The other issue is whether we could have better equipped the new nations to govern themselves successfully. Without now blaming the early settlers, missionaries and those who governed, Europeans had little understanding of the  social structures of the societies of those they ruled. So inevitably these were disrupted and often irreparably destroyed – despite Whitehall’s relatively enlightened and inexpensive policy of indirect rule. In the lead up to independence a Wesminster style democacy, or a modified version of it, was imposed. Should it have been? With hindsight  probably not, but most of the early leaders, familiar with the British system, would have regarded  any derogation from Parliamentary democracy as being fobbed off with second best. All too often the outcome was one man one vote – once – but the Colonial Office can not relly be blamed for this. Corruption was during the colonial era largely covered up rather than suppressed but, again, any remedy would have been hard to discern. Yet I remain uneasy; I believe we could have opted for a syxtem which offereed an amalgam of western democracy based on traditional structures. the skill of the Catholic Church in both Africa a nd South America in ‘bolting ‘ Christianity on to indigenous religions perhaps provides a  model of what could have been?Others may regard these reflections as wishful thinking!

  3. Tim Weakley says:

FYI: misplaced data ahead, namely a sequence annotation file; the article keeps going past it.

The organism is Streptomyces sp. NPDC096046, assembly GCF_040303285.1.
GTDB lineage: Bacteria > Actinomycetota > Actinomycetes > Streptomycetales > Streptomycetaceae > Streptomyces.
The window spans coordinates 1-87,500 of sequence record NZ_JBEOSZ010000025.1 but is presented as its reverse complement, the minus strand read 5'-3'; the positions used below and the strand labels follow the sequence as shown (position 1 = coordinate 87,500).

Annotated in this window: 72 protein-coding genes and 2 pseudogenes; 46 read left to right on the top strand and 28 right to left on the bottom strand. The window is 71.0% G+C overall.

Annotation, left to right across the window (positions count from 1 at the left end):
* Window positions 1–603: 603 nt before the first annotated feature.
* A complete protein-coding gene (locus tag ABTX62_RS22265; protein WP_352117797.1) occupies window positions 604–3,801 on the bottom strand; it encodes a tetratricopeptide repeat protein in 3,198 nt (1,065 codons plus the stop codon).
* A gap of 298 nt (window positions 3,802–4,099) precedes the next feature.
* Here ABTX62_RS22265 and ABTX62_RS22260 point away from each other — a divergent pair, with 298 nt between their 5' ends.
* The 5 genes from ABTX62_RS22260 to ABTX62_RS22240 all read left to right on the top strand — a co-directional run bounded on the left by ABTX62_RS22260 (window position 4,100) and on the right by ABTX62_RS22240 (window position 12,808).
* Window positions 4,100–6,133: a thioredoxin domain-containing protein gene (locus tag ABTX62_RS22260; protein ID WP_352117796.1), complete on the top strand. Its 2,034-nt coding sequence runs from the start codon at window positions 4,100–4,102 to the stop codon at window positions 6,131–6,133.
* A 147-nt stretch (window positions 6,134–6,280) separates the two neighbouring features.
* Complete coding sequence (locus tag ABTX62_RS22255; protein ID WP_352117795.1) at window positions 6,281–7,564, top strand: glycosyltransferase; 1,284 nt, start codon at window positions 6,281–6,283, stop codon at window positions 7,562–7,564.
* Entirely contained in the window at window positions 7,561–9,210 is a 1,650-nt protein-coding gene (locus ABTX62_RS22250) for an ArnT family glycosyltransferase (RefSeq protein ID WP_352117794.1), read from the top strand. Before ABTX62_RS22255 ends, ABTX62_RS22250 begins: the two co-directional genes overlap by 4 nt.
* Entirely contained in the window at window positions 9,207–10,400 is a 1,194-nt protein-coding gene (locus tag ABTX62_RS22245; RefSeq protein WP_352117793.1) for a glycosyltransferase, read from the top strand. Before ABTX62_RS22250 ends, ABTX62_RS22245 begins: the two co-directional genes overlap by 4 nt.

Brian, forgive me if I’ve made similar comments to the following, at another place and time. I wondered to what extent the pace of decolonisation was influenced by military considerations. One gets the impression that before the second World War, the official feeling was that the Empire would bumble along for another century or so and there was no especial hurry as regards giving the colonial peoples control of their destiny (except for India, which is another story). By 1946, on the other hand, Britain was practicallyly broke, and we had nearly lost a big war by having to maintain forces, and then to fight, in widely-separated parts of the globe. Moreover, the people of the colonies were well aware that Europeans were not supermen, and that colonial powers could have military setbacks (Britain) or outright defeat (France) inflicted on them by another European power (Germany) and furthermore by a non-European power (Japan). By 1951, when I was a reluctant conscript, Britain was committed to maintaining an army in Germany and a sizeable force in Korea, and the Malayan insurgency and the Mau Mau rebellion were taking place; the powers that be must have been praying that the Gold Coast and Southern Rhodesia, as they then were, and Sierra Leone and Nigeria didn’t chose to flare up at the same time. I know this was all before you joined the FCO, but I wondered whether you had later become aware that there had been any thinking alone the lines ‘We’d better give them independence as soon as can be decently arranged, before we have to call in the army for duties-in-aid-of-the-civil-power’?